Lieutenant Junior Grade Euine Fay Jones
Lieutenant Jones, deceased, Fayetteville, U.S, Navy, WWII. He flew multi engine aircraft against Japanese forces in the South Pacific near the Solomon Islands. An internationally renowned architect, he was the 18th American to ever receive the Gold medal from the American Institute of Architects in1990. He designed over 200 buildings, including the Thorncrown chapel, and taught in the U. of Arkansas Fay Jones School of Architecture for 35 years.
Lieutenant Euine Fay Jones was a qualified Naval aviator service at Naval Air Station Alameda California, Solomon and New Hebrides Island, Naval Air Station San Diego, California, Naval Air Station Pensacola, Florida, and Naval Air Station Corpus Christi, Texas.
After his time in the US Navy Lieutenant Jones became an internationally renowned architect from Arkansas. He was ordered the 1990 Gold Medal of the American Institute of Architects (AIA) for his lifetime of architectural achievement. The AIA Gold Medal is the highest individual honor the institution can bestow on an architect. He is only the 18th American and the 48th person in the world to receive this award since its inception 83 years ago. The Gold Medal was presented to Lieutenant Jones by President George Herbert Walker Bush in a ceremony at the White House on February 22nd, 1990. President Bush spoke admiringly of Lieutenant Jones architecture; “Grounded firmly in his Ozark roots, Fay Jones has created a truly American architecture that is respected the world over. His reverence for the land and his respect for the inner needs of the people who visit or dwell in his buildings give his architecture rare beauty and dignity.” At the Gold Medal ceremony the keynote address was delivered by his Royal Highness the Prince of Wales. Prince Charles, A world-renowned architectural critic, praised Lieutenat Jones’ architect talent: “Fay Jones' buildings speak of the poetry of architecture, a poetry arised out of buildings in harmony with their natural surroundings. They seem to evoke the amplitude of nature without damaging nature.”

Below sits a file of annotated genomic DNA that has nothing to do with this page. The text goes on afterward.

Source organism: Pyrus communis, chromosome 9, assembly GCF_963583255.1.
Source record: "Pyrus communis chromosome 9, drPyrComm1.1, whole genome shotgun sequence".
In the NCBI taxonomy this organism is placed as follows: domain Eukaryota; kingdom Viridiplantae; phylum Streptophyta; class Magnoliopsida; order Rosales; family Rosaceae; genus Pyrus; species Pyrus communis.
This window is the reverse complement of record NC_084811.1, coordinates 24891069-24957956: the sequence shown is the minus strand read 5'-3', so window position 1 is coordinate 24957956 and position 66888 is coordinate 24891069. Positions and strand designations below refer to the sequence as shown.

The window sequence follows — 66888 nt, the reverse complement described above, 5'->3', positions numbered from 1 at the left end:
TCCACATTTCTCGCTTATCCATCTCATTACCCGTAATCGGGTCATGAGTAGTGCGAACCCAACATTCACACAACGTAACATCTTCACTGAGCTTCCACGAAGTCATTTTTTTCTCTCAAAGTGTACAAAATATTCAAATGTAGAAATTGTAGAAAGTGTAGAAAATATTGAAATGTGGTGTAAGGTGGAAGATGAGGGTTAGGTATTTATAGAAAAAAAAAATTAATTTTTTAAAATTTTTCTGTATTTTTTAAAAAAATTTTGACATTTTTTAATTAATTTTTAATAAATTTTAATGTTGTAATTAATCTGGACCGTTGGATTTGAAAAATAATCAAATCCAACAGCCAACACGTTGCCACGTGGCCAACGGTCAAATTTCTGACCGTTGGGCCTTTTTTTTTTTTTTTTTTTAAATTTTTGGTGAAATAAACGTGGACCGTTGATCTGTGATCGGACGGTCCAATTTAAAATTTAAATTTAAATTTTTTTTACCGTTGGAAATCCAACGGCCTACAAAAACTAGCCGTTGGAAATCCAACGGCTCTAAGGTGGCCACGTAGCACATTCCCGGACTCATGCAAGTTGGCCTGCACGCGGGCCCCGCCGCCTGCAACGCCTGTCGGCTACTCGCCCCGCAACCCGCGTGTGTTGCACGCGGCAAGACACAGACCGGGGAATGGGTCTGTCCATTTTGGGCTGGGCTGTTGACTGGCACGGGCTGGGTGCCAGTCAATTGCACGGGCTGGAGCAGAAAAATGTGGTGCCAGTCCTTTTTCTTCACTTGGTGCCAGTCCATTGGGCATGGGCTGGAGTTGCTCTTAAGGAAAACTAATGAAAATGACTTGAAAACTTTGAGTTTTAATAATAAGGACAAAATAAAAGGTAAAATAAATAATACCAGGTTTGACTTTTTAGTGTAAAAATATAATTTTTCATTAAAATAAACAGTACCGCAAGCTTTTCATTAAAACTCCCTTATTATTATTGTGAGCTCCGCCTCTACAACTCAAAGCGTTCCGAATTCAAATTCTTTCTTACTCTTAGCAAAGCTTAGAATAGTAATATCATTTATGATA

Lieutenant Jones had designed more than 200 buildings, mostly residential. He is perhaps best known for his Chapels, particularly his first Chapel, the highly-acclaimed Thorncrown Chapel, in Eureka Springs, Arkansas. Thorncrown Chapel has received numerous accolades and awards since its completion in 1980. In 1981, it received a prestigious AIA National Honor Award. In 1991 a national survey conducted by Architectural Record Magazine, Thorncrown Chapel was voted the best work of American architecture since 1980. In 2000, the AIA recognized Thorncrown Chapel as the fourth most significant structure of the 20th century. In 2006 Thorncrown Chapel was named to the AIA exclusive list of 25 year award buildings. This award recognizes one project completed between 25 and 35 years ago, that has endured the test of time as an embodiment of architectural excellence and enduring significance.
From 1966 to 1974 Lieutenant Jones served as Chairman of the Department of Architecture at the University of Arkansas. 1974-1976 he served as the first Dean of the School of Architecture. In 2009 The University of Arkansas officially named the Architecture Department as the Fay Jones School of Architecture.
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